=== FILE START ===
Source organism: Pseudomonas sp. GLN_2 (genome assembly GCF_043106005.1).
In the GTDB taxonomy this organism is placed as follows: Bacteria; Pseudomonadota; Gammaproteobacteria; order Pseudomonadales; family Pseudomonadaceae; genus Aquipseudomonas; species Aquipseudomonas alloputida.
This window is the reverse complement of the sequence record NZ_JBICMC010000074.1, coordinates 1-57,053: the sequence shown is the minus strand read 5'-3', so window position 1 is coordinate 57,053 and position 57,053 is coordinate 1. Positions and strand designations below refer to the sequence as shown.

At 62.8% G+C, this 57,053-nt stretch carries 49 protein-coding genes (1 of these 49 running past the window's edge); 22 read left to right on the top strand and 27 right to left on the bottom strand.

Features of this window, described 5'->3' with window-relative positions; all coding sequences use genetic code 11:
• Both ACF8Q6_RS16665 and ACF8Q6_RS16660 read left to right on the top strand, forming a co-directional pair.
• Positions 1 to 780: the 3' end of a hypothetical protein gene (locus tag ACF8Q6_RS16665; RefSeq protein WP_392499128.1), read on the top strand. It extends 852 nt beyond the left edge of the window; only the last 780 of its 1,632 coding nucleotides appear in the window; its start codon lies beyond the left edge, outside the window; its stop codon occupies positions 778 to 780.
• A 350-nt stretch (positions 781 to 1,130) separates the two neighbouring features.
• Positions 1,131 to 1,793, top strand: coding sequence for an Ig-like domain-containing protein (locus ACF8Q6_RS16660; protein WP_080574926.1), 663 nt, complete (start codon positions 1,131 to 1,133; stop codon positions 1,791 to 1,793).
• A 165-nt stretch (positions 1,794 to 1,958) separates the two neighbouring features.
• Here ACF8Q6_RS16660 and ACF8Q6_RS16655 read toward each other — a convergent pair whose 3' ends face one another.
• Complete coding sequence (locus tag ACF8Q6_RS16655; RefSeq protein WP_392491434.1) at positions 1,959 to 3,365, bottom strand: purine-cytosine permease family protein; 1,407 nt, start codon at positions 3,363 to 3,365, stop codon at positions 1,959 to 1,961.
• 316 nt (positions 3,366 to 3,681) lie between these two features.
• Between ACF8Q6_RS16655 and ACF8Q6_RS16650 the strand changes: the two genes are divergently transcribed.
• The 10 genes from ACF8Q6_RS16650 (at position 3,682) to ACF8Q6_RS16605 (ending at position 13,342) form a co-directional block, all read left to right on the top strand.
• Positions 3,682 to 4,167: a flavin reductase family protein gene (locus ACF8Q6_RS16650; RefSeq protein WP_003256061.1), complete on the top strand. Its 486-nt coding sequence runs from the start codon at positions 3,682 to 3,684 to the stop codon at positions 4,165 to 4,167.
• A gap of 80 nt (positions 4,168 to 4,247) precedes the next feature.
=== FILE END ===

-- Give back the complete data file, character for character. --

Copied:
Source organism: Pseudomonas sp. GLN_2 (genome assembly GCF_043106005.1).
In the GTDB taxonomy this organism is placed as follows: Bacteria; Pseudomonadota; Gammaproteobacteria; order Pseudomonadales; family Pseudomonadaceae; genus Aquipseudomonas; species Aquipseudomonas alloputida.
This window is the reverse complement of the sequence record NZ_JBICMC010000074.1, coordinates 1-57,053: the sequence shown is the minus strand read 5'-3', so window position 1 is coordinate 57,053 and position 57,053 is coordinate 1. Positions and strand designations below refer to the sequence as shown.

At 62.8% G+C, this 57,053-nt stretch carries 49 protein-coding genes (1 of these 49 running past the window's edge); 22 read left to right on the top strand and 27 right to left on the bottom strand.

Features of this window, described 5'->3' with window-relative positions; all coding sequences use genetic code 11:
• Both ACF8Q6_RS16665 and ACF8Q6_RS16660 read left to right on the top strand, forming a co-directional pair.
• Positions 1 to 780: the 3' end of a hypothetical protein gene (locus tag ACF8Q6_RS16665; RefSeq protein WP_392499128.1), read on the top strand. It extends 852 nt beyond the left edge of the window; only the last 780 of its 1,632 coding nucleotides appear in the window; its start codon lies beyond the left edge, outside the window; its stop codon occupies positions 778 to 780.
• A 350-nt stretch (positions 781 to 1,130) separates the two neighbouring features.
• Positions 1,131 to 1,793, top strand: coding sequence for an Ig-like domain-containing protein (locus ACF8Q6_RS16660; protein WP_080574926.1), 663 nt, complete (start codon positions 1,131 to 1,133; stop codon positions 1,791 to 1,793).
• A 165-nt stretch (positions 1,794 to 1,958) separates the two neighbouring features.
• Here ACF8Q6_RS16660 and ACF8Q6_RS16655 read toward each other — a convergent pair whose 3' ends face one another.
• Complete coding sequence (locus tag ACF8Q6_RS16655; RefSeq protein WP_392491434.1) at positions 1,959 to 3,365, bottom strand: purine-cytosine permease family protein; 1,407 nt, start codon at positions 3,363 to 3,365, stop codon at positions 1,959 to 1,961.
• 316 nt (positions 3,366 to 3,681) lie between these two features.
• Between ACF8Q6_RS16655 and ACF8Q6_RS16650 the strand changes: the two genes are divergently transcribed.
• The 10 genes from ACF8Q6_RS16650 (at position 3,682) to ACF8Q6_RS16605 (ending at position 13,342) form a co-directional block, all read left to right on the top strand.
• Positions 3,682 to 4,167: a flavin reductase family protein gene (locus ACF8Q6_RS16650; RefSeq protein WP_003256061.1), complete on the top strand. Its 486-nt coding sequence runs from the start codon at positions 3,682 to 3,684 to the stop codon at positions 4,165 to 4,167.
• A gap of 80 nt (positions 4,168 to 4,247) precedes the next feature.